At this, Ian Vanek of Japanther, who was setting up his drumkit for the band's performance, exploded in rage. "That's fucked," he interrupted. "What do you mean, the music they listen to in the tanks? We're trying to set up a fucking rock show here, and you tell us this is the music they listen to in tanks? That is so fucked! We support our troops in Iraq!"
Halleck left, looking bewildered. Other speakers calmed Vanek down with calls that he at least respect Halleck's right to speak, and someone tried to smooth things out with the statement that "A lot of the artists who performed tonight are motivated by deep anger at the way things are, and they need to express that anger in the music they play".
I ran over to the fraught Halleck and told her that I thought she'd made a good and important point. What does it mean to advocate peace using the textures, rhetorics and semantics of war? How can you be into peace when you're talking about fucking x and smashing y? And what does it mean that a representative -- the only representative -- of the people supposedly being helped by this evening's events, the Iraqis, sensed a deeply alienating menace and aggression in the music being played, and associated it with the spirit of the occupation?
Having shouted down a radical video-maker, Japanther took the stage, and played a populist set accompanied by two giant styrofoam puppets, grotesque Garfield-type figures decorated with fanged skull motifs and Satanism-ready, Thanatos-friendly phrases like "Moloch" and "Pack of Spades". One puppet was a lion with a knife, the other a chainsaw-wielding cat, and they proceeded to dance about in the crowd, hacking each other to bits like a gigantic Tom and Jerry. In other circumstances it might have been fun, but in the light of Vanek's disgusting dressing-down of Halleck and (by implication) her Iraqi friend, it was actually pretty obnoxious. Japanther's music showed none of the formal originality of New Humans' sheets of abstract noise; it's punked-up surf music, a lo-fi, speeded-up rehash of 90s American alternarock.
I left before the end, and met the Japanese musicians from New Humans on the street. They were also skipping Japanther's set, riding the subway home with a nice guy who turned out to be a friend of Marxy's. (Here's an mp3 compiling some of the evening's sounds. You hear the Broadway peace demonstrators, followed by Apeshit, followed by New Humans, followed by Japanther.)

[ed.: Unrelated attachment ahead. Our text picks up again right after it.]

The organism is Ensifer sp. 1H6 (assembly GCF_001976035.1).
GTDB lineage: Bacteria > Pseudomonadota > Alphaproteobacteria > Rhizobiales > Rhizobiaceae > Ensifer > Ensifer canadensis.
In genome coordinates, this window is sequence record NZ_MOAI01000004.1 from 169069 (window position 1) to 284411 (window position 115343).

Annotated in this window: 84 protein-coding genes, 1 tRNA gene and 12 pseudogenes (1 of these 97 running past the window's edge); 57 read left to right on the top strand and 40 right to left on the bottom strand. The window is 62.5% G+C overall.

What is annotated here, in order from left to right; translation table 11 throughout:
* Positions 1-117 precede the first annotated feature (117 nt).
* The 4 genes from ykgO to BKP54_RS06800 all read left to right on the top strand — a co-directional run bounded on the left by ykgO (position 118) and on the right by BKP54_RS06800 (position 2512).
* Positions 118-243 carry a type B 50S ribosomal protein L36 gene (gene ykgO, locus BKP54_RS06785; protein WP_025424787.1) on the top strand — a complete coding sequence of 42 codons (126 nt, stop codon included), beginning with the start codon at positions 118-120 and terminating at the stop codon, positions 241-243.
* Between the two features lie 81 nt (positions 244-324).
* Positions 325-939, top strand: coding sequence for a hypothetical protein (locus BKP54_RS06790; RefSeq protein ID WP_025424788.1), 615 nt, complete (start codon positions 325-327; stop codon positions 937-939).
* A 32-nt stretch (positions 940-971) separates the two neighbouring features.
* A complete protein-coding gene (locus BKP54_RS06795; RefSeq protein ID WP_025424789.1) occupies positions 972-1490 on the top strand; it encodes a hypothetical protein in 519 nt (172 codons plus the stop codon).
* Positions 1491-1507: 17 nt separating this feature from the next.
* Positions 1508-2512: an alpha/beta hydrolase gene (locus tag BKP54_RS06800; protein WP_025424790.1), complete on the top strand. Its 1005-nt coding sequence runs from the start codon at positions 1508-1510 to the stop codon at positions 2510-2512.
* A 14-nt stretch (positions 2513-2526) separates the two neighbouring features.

Back home, I googled Japanther and found a Brooklyn girl called Laura talking on her blog about the swimming pool gig the band played last week. The conversation turned to clothes, some boutique called F21, which Laura thought sounded "like a cool code... or a fighter jet".
It's a small detail, but, like the fanged skulls on Japanther's puppets, it really brought home to me how little Americans in their 20s care for the iconography, the textures of peace. The Whitney's problem, in trying to assemble a 1960s-style program combining peace speeches and music, is that rock music today comes from a subculture that doesn't celebrate peace. It comes from a dark, nihilistic place more in love with death than life. Forty years ago that wouldn't have been the case. The rock music of 1966 would have been charged with Eros, not Thanatos.
The plant imagery of Giorno's poem, and its humane message, marked him out as someone who loves life, and his poem is about peaceful co-existence with nature. These are the values of the 1960s Peace Tower veterans, but they're also values I can see in the blogs of young Japanese -- Rinko Kawauchi's photojournal, for instance. The flower imagery Kawauchi loves so much is mirrored in the photos Faiza Al-Arji takes in her Baghdad garden and shows in Pictures in Baghdad, her photoblog. Unfortunately, on last night's evidence, America's rocking and awful subculture seems more in love with power than flowers. It really does sound more like a man stuck under a tank hatch or glassed into a jet cockpit than a woman watering her garden.